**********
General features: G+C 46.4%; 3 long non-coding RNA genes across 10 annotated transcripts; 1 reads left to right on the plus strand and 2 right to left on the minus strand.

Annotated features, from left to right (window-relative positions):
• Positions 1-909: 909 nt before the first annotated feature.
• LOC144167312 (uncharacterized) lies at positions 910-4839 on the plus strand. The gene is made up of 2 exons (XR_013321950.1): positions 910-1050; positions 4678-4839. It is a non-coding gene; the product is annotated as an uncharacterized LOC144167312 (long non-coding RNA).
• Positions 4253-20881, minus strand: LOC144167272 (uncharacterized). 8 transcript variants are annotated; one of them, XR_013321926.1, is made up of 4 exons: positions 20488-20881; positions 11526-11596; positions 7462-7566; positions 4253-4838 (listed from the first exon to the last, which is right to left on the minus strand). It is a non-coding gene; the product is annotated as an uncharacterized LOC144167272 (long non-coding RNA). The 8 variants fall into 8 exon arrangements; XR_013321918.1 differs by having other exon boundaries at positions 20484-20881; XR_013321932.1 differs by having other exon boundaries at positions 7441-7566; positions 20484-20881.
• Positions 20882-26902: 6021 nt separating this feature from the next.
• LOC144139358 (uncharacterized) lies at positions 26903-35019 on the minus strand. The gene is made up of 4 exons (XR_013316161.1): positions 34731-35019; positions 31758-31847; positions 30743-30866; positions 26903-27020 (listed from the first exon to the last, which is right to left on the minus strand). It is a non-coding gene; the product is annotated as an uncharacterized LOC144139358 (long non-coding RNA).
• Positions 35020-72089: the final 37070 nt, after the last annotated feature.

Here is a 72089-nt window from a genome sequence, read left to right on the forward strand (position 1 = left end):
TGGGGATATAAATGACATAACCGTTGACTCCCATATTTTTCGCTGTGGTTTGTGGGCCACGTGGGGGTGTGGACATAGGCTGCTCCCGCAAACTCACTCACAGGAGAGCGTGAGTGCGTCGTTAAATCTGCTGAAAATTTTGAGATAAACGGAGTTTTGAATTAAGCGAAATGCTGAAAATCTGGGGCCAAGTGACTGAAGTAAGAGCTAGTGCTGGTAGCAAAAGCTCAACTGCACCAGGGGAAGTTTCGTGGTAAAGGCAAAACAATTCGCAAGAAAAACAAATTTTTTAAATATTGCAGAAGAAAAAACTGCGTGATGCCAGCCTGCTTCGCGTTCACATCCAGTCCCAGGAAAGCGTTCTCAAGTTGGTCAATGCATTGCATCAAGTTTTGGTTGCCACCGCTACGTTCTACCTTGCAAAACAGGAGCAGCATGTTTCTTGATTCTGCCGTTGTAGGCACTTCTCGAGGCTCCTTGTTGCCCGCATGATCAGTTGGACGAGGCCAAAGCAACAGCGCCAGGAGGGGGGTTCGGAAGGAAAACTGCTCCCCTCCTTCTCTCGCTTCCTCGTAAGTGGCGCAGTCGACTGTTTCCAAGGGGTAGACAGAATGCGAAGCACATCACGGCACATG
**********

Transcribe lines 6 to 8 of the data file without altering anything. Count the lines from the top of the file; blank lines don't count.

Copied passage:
• Positions 20882-26902: 6021 nt separating this feature from the next.
• LOC144139358 (uncharacterized) lies at positions 26903-35019 on the minus strand. The gene is made up of 4 exons (XR_013316161.1): positions 34731-35019; positions 31758-31847; positions 30743-30866; positions 26903-27020 (listed from the first exon to the last, which is right to left on the minus strand). It is a non-coding gene; the product is annotated as an uncharacterized LOC144139358 (long non-coding RNA).
• Positions 35020-72089: the final 37070 nt, after the last annotated feature.